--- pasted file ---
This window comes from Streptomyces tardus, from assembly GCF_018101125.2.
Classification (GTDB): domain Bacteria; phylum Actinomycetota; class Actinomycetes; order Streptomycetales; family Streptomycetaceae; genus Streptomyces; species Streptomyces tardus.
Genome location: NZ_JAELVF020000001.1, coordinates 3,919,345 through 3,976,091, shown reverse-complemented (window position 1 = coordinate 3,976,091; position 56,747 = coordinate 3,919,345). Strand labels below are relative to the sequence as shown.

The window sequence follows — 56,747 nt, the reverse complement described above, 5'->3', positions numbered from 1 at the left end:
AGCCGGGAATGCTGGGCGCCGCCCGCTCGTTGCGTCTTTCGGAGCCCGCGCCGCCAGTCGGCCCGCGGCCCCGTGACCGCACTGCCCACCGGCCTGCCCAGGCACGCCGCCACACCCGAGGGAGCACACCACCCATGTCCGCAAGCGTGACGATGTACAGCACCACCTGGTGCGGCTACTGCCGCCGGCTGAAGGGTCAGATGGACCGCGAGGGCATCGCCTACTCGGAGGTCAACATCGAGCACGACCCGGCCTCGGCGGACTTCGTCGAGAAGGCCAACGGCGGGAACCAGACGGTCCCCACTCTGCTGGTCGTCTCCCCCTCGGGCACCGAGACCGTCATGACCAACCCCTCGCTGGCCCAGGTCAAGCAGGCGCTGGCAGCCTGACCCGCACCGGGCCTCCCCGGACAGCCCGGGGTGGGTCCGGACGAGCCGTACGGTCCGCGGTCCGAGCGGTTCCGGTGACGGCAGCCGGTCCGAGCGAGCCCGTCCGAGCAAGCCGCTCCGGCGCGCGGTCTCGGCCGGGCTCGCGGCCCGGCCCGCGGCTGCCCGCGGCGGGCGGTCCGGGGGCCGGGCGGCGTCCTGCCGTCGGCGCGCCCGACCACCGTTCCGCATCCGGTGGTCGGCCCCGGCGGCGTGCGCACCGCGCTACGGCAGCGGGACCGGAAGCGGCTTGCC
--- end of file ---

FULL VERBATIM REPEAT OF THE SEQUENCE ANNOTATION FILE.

This window comes from Streptomyces tardus, from assembly GCF_018101125.2.
Classification (GTDB): domain Bacteria; phylum Actinomycetota; class Actinomycetes; order Streptomycetales; family Streptomycetaceae; genus Streptomyces; species Streptomyces tardus.
Genome location: NZ_JAELVF020000001.1, coordinates 3,919,345 through 3,976,091, shown reverse-complemented (window position 1 = coordinate 3,976,091; position 56,747 = coordinate 3,919,345). Strand labels below are relative to the sequence as shown.

The window sequence follows — 56,747 nt, the reverse complement described above, 5'->3', positions numbered from 1 at the left end:
AGCCGGGAATGCTGGGCGCCGCCCGCTCGTTGCGTCTTTCGGAGCCCGCGCCGCCAGTCGGCCCGCGGCCCCGTGACCGCACTGCCCACCGGCCTGCCCAGGCACGCCGCCACACCCGAGGGAGCACACCACCCATGTCCGCAAGCGTGACGATGTACAGCACCACCTGGTGCGGCTACTGCCGCCGGCTGAAGGGTCAGATGGACCGCGAGGGCATCGCCTACTCGGAGGTCAACATCGAGCACGACCCGGCCTCGGCGGACTTCGTCGAGAAGGCCAACGGCGGGAACCAGACGGTCCCCACTCTGCTGGTCGTCTCCCCCTCGGGCACCGAGACCGTCATGACCAACCCCTCGCTGGCCCAGGTCAAGCAGGCGCTGGCAGCCTGACCCGCACCGGGCCTCCCCGGACAGCCCGGGGTGGGTCCGGACGAGCCGTACGGTCCGCGGTCCGAGCGGTTCCGGTGACGGCAGCCGGTCCGAGCGAGCCCGTCCGAGCAAGCCGCTCCGGCGCGCGGTCTCGGCCGGGCTCGCGGCCCGGCCCGCGGCTGCCCGCGGCGGGCGGTCCGGGGGCCGGGCGGCGTCCTGCCGTCGGCGCGCCCGACCACCGTTCCGCATCCGGTGGTCGGCCCCGGCGGCGTGCGCACCGCGCTACGGCAGCGGGACCGGAAGCGGCTTGCC